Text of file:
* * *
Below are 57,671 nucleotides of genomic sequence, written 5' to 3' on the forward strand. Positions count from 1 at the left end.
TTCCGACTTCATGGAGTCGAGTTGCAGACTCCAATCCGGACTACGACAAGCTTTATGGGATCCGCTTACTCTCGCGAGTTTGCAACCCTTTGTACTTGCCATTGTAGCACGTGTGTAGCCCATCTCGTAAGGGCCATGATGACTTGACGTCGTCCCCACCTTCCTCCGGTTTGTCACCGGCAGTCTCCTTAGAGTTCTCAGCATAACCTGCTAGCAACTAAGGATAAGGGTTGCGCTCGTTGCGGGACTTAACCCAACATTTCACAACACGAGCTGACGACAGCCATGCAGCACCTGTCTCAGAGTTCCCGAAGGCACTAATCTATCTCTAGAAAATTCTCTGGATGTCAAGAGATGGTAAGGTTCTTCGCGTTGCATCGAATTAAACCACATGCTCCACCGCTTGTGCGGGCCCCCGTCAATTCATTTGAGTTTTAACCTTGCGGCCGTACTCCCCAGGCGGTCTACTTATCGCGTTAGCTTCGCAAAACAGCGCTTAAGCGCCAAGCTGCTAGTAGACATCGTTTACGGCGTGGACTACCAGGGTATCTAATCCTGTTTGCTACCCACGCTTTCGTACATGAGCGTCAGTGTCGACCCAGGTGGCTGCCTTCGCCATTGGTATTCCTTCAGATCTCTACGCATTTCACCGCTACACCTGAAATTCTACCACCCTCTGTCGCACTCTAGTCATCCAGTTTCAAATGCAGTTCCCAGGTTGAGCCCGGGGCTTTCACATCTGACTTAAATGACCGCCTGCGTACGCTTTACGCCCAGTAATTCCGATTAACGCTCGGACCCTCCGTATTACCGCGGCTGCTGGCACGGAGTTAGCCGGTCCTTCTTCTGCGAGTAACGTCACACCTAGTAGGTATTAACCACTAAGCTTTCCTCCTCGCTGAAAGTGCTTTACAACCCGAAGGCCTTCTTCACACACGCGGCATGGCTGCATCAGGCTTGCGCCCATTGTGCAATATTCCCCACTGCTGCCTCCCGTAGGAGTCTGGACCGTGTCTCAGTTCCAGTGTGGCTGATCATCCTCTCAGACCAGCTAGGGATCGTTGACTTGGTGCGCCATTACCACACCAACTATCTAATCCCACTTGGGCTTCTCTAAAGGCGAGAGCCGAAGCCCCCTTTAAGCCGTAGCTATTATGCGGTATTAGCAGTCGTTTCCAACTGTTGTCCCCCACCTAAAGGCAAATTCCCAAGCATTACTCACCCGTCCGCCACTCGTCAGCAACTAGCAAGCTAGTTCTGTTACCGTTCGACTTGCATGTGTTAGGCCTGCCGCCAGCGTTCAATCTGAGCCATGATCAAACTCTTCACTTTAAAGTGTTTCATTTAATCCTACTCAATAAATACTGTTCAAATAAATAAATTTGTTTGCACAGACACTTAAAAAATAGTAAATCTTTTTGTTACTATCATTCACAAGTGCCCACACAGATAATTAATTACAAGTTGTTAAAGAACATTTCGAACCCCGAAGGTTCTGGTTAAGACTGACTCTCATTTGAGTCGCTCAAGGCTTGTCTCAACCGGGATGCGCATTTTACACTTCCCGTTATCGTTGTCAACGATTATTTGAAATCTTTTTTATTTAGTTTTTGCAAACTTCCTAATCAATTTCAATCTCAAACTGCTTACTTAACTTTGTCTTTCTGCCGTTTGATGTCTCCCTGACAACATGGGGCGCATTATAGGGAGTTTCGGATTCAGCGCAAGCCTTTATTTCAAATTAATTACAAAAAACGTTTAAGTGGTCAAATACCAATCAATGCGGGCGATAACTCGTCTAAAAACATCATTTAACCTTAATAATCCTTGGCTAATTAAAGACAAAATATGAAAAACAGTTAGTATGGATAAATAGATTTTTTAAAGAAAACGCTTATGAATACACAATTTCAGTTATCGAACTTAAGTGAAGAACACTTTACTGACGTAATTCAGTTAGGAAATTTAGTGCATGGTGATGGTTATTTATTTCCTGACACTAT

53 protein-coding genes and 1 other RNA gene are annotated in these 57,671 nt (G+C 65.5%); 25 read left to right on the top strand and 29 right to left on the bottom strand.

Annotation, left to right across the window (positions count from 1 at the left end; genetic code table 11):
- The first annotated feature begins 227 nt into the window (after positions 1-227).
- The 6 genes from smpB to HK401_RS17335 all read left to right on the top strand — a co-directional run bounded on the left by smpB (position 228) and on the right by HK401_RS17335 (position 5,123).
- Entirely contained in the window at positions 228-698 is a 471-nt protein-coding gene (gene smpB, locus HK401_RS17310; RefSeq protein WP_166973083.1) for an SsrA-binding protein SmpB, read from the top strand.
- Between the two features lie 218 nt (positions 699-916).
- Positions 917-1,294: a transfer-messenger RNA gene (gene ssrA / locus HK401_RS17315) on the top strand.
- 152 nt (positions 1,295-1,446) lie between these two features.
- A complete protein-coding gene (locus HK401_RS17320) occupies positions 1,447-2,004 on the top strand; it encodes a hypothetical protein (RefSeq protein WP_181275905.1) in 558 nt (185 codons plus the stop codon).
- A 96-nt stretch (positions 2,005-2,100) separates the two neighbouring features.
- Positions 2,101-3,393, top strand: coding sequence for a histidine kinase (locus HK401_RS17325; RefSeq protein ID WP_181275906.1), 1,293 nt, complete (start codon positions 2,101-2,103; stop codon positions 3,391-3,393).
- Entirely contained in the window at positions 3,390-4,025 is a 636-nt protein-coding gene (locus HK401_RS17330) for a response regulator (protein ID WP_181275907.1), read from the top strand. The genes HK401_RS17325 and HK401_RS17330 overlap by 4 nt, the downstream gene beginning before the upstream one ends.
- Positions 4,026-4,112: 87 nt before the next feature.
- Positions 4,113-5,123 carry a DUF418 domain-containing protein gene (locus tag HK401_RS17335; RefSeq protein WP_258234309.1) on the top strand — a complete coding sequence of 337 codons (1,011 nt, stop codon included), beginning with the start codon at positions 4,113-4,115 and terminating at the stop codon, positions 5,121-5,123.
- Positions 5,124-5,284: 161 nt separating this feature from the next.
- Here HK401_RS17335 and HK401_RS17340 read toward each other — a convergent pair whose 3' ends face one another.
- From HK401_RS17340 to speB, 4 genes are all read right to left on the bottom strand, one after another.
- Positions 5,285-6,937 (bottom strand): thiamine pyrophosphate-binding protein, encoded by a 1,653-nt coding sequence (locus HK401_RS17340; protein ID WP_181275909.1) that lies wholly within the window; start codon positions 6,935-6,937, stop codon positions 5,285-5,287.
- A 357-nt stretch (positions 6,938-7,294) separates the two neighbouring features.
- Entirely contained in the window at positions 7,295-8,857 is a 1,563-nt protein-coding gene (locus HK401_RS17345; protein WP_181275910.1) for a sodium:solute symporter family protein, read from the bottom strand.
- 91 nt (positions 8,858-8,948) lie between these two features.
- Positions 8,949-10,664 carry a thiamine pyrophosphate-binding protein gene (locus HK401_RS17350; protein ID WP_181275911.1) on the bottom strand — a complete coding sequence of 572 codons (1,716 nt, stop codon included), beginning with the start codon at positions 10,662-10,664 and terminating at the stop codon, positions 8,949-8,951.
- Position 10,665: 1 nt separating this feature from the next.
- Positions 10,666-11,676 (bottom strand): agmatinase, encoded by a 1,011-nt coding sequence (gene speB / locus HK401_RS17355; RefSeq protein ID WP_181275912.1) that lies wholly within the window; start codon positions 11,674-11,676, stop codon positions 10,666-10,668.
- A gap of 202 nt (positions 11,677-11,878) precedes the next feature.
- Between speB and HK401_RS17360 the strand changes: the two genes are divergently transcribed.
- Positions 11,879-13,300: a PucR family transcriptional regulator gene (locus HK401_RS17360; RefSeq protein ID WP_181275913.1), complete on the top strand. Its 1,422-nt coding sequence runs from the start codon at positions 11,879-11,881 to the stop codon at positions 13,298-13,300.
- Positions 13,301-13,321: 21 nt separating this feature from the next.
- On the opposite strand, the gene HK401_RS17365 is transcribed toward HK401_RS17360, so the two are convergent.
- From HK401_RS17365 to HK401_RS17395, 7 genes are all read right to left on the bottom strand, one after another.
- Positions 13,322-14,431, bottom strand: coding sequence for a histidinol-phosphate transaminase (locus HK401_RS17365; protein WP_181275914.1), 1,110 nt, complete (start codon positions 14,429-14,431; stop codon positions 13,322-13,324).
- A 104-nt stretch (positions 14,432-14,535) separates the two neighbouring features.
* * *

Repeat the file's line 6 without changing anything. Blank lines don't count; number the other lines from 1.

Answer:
- The 6 genes from smpB to HK401_RS17335 all read left to right on the top strand — a co-directional run bounded on the left by smpB (position 228) and on the right by HK401_RS17335 (position 5,123).